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Apple has killed every jack but one: Meet USB-C

David Pogue
Tech Critic

Apple (AAPL) introduced a new laptop last week: the 2016 MacBook Pro.

Headline No. 1 is that instead of that function-key row above the keyboard, it has a thin, touch-sensitive screen, which displays useful buttons that change as you switch from program to program.

The MacBook Pro’s touch bar in action.

Headline No. 2 is more troublesome. Apart from a headphone jack, the laptop has no jacks you’d recognize. No USB jacks. No video-output jack (DVI, VGA, or HDMI). No SD card slot. Not even the magnetic MagSafe power jack that Apple itself invented!

The new laptop has only USB-C jacks. Two or four of them. (Apple calls them Thunderbolt-3, but for most people’s purposes, they’re USB Type C.)

The new MacBook Pro has four USB-C ports. (The base model has only two.)

In the short term, this means that you’ll need a lot of adapters. No existing flash drive, camera, monitor, inkjet printer, Apple power cord, or USB hard drive will connect without an adapter.

Incredibly, even the iPhone’s own Lightning cable won’t connect without an adapter! (Which costs $25.)

You’re going to need a lot of adapters.

Apple says: Welcome to the future.

I say: Well, if USB-C is the future, then you may as well get to know it.

A crash course in USB-C

If Apple had to use only one jack on its new laptops, at least it picked a winner. USB-C is fantastic.

Apple laptops have had the same power connector for at least two–time to change!

In the big picture, USB-C is technology that will save us time, money, and frustration. It’s a breakthrough that will even keep tons of e-waste out of the landfills.

This single, tiny connector can carry power, video, audio, and data—simultaneously. It can, in other words, replace a laptop’s power cord, USB jacks, video output jack, and headphone jack. (On the new MacBook Pros, for example, you can plug the power cord into any of the four USB-C jacks.)

Meet USB-C: The Wonder Jack.

And a USB-C cable is identical top and bottom, so you can’t insert it the wrong way. (Woohoo!)

It’s identical end for end, too, so it doesn’t matter which end you grab first.

It feels more secure than USB when you insert it; you get a physical click instead of just relying on friction to hold it.

USB-C can charge your gadget faster and transfer data faster than what’s come before, too.

It’s tiny—about the size as micro USB—so the same cable can charge your phone and tablet and laptop.

And the brand doesn’t matter. My Samsung USB-C cable can charge your MacBook Pro and his Surface tablet.

Can you imagine? You’re witnessing the dawn of the universal charging cord. We can all dump out our drawers full of ugly, mismatched, proprietary charging bricks, long since separated from their original devices, and recycle it all. Now we’ll need only one kind of cable for everything.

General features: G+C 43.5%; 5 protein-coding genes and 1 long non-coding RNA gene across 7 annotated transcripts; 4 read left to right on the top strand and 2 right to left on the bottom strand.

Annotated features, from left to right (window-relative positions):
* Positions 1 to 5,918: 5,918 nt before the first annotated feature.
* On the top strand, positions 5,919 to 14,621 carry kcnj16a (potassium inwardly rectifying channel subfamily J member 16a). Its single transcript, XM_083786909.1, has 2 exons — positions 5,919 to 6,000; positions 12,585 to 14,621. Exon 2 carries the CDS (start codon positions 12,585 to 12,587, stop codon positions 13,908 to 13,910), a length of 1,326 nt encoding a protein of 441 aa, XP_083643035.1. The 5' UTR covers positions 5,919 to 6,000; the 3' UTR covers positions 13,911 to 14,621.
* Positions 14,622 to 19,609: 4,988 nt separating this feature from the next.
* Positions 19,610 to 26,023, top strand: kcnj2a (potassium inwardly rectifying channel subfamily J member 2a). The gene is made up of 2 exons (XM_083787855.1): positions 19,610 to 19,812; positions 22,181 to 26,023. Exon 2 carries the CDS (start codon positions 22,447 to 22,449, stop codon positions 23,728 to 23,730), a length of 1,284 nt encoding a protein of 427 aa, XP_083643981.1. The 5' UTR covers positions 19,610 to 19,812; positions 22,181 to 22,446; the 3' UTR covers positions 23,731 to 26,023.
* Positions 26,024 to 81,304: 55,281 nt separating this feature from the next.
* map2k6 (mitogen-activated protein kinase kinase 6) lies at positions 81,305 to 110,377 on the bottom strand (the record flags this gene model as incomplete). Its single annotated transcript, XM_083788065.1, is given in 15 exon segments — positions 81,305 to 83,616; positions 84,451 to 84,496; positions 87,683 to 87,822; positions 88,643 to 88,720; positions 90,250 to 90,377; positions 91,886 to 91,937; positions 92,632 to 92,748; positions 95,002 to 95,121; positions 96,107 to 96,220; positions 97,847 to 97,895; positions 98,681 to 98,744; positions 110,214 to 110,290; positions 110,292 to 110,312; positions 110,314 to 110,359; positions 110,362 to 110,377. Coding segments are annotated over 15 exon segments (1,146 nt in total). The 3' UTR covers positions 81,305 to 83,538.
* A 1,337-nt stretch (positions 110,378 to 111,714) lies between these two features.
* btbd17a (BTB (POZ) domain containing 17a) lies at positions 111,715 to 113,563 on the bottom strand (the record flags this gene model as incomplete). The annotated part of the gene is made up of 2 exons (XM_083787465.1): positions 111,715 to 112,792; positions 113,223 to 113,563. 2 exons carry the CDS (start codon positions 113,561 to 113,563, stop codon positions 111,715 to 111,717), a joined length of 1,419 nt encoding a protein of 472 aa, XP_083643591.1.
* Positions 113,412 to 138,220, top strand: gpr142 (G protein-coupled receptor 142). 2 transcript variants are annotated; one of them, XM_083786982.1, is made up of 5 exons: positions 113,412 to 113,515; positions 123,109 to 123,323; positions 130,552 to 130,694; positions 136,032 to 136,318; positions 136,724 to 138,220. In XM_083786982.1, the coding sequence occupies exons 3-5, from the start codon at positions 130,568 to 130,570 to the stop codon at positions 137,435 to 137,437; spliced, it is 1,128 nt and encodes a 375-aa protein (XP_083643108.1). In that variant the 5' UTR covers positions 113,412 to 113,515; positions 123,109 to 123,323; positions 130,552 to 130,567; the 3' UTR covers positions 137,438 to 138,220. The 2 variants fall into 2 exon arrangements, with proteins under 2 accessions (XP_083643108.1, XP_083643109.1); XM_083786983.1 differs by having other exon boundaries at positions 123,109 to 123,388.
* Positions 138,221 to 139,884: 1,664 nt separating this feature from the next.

The specifications for USB-C were finalized late in 2014. That’s astonishing for two reasons: First, it was dreamed up by engineers and executives from every major electronics company, working side-by-side for three years—even blood rivals like Apple and Google (GOOG).

Second, you can already buy phones, tablets, and laptops that come with USB-C jacks—from Google, Microsoft (MSFT), Nokia, and others. (Apple’s strange, expensive, slow 12-inch MacBook was the first to have a USB-C jack. One.)

Already, you’ll find USB-C on all of Google’s phones, tablets, and laptops; Microsoft’s laptops; the Samsung Galaxy Note 7 (kaboom); the Motorola Z series; the OnePlus 2 phone; the Asus ZenPad 8; the Nokia N1; and so on.

The MacBook Pro does have a headphone jack—but USB-C is perfectly capable of conducting audio, too.

(For my exclusive interview with the leaders of the team that created USB Type C, click here.)

What it all means

So USB-C has fantastic promise. Eventually, the payoff will be gigantic, convenient, and universal.

But clearly, the world isn’t ready to go all USB-C yet. Change is annoying. We’re in for a couple of years of transition and fumbling with adapters that accommodate all our old USB gear: flash drives, hard drives, scanners, printers, cameras, and so on.

So why did Apple switch to USB-C so suddenly, and with such total commitment? Does it just want to make us livid?

The obvious answer is size and weight. Inside a laptop, there’s a block of metal that has to receive every kind of connector, and some of them prevented the MacBook from getting thinner. It’s the age-old Apple story: Toss the old, embrace the new, and drag the world along with it.

USB-C is a fantastic, genius, intelligently designed universal jack. For the sake of Apple fans, let’s just hope the world makes the switch as soon as possible.

 

David Pogue, tech columnist for Yahoo Finance, welcomes non-toxic comments in the Comments below. On the Web, he’s davidpogue.com. On Twitter, he’s @pogue. On email, he’s poguester@yahoo.com. Here’s how to get his columns by email.